A great execution of modern magical realism and historical fiction, Wayétu Moore’s debut novel She Would Be King (Graywolf, $26) is a powerful story of oppression, resistance, and freedom. Moore reimagines Liberia’s early years with her three vibrant protagonists who each have supernatural abilities. Gbessa, a girl from a West African village named Lai, was born on a day her people considered a curse. She is labeled a witch, and is subsequently ostracized throughout her upbringing. However, it is when she is left for dead that she realizes that she is different: she cannot die. June Dey was born on a plantation in Virginia to parents that have lost everything trying to protect fellow slaves. He is gifted with superhuman strength which allows him to escape. Norman Aragon was born from a forced relationship between an enslaved Maroon woman and British colonizer studying in Jamaica. He is able to fade from sight, a power he inherited from his mother. The three find each other in Monrovia, a settlement in West Africa and must navigate the establishment of their new home as they search for the family and freedom they’ve always wanted but were denied for most of their lives.
Stephen Markley’s debut novel Ohio (Simon & Schuster, $27), set in a small Northeastern Ohio town, depicts a community deeply affected by the wars in Iraq and Afghanistan, the great recession, and the opioid crisis that has gripped middle America. As four former high school classmates all come home with various motives, we learn what happened to all of them, propelling them to a violent resolution.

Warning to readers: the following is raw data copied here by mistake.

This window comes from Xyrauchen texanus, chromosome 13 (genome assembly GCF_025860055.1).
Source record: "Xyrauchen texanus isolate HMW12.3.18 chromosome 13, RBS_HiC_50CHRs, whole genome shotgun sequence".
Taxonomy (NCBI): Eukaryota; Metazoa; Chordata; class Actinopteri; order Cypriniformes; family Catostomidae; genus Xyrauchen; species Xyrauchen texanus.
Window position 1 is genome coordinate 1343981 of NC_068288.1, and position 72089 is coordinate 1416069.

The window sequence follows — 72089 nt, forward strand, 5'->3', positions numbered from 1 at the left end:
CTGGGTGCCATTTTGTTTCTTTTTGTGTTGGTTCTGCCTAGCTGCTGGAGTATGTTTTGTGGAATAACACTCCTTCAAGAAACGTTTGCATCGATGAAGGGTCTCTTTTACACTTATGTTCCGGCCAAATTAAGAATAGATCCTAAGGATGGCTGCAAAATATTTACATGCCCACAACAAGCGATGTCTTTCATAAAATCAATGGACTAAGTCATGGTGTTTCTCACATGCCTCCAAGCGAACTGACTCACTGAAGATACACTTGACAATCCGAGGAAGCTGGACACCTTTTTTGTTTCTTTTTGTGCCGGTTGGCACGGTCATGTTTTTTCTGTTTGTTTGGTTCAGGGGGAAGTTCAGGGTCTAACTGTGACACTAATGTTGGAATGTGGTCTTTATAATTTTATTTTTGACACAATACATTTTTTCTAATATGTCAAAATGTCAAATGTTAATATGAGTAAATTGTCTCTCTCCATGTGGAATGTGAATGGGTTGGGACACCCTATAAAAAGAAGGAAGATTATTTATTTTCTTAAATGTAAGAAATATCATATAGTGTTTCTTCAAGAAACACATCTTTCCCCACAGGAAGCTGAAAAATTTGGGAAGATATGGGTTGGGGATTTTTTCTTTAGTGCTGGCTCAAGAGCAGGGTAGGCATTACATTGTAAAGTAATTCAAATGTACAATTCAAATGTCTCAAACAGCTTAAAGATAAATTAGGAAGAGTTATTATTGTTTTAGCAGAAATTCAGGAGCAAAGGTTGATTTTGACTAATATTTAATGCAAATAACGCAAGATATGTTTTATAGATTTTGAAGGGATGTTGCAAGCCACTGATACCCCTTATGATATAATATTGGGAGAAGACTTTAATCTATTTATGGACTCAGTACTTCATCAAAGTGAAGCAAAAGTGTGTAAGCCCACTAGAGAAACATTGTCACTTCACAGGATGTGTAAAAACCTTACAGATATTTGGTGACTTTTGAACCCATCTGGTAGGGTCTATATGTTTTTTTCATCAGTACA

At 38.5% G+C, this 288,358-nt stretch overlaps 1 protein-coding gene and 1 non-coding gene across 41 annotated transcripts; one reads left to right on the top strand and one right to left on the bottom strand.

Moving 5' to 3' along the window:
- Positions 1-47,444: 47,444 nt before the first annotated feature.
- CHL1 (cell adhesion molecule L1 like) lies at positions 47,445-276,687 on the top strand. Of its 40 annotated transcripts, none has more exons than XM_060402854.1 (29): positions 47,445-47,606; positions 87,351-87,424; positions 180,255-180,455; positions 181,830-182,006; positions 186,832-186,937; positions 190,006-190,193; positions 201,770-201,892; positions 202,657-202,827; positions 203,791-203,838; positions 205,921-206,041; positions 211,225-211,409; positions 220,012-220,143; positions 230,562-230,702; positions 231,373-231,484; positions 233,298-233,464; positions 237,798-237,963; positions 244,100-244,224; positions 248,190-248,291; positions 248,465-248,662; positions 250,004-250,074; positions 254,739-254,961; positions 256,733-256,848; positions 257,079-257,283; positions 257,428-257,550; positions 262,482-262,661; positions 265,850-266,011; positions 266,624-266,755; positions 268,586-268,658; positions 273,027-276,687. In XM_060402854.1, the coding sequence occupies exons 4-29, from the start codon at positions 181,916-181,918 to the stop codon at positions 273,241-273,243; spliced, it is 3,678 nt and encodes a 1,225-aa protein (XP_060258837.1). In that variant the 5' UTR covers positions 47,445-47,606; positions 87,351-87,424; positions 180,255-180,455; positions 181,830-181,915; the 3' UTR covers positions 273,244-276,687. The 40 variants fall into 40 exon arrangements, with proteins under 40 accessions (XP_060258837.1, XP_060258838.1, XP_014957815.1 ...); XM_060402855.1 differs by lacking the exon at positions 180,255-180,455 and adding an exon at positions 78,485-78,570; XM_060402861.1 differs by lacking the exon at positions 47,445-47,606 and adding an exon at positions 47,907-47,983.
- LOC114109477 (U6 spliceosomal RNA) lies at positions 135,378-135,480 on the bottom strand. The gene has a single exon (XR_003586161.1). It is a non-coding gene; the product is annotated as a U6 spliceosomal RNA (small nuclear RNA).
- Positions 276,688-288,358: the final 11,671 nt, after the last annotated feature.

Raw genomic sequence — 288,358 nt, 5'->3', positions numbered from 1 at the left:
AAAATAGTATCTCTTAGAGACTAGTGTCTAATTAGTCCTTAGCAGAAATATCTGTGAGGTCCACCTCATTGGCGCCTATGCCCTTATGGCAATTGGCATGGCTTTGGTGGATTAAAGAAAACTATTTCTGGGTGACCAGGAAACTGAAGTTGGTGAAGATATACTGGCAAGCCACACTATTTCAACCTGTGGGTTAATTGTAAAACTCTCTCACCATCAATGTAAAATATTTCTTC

An unsettling debut novel from R.O. Kwon, The Incendiaries (Riverhead, $26) taps into the motivations that drive extremism and obsession. Set in a secluded private school, it follows the relationship between Phoebe, a former piano prodigy with a tragic past, and Will, a lapsed evangelical who has abandoned his faith. Their romance gets complicated by the machinations of John Leal, a cult leader whose religious fervor stems from his supposed stint in a North Korean labor camp. Feeling increasingly isolated, Phoebe gets drawn into the web of Leal’s cult, while Will becomes fixated on her. Through her deft handling of perspective, Kwon chronicles the ebb and tide of their relationship. She develops an uneasy atmosphere through spare and evocative description, using ambiguity to deny any easy resolution. Instead, she probes the emotional limitations that keep people from truly understanding each other.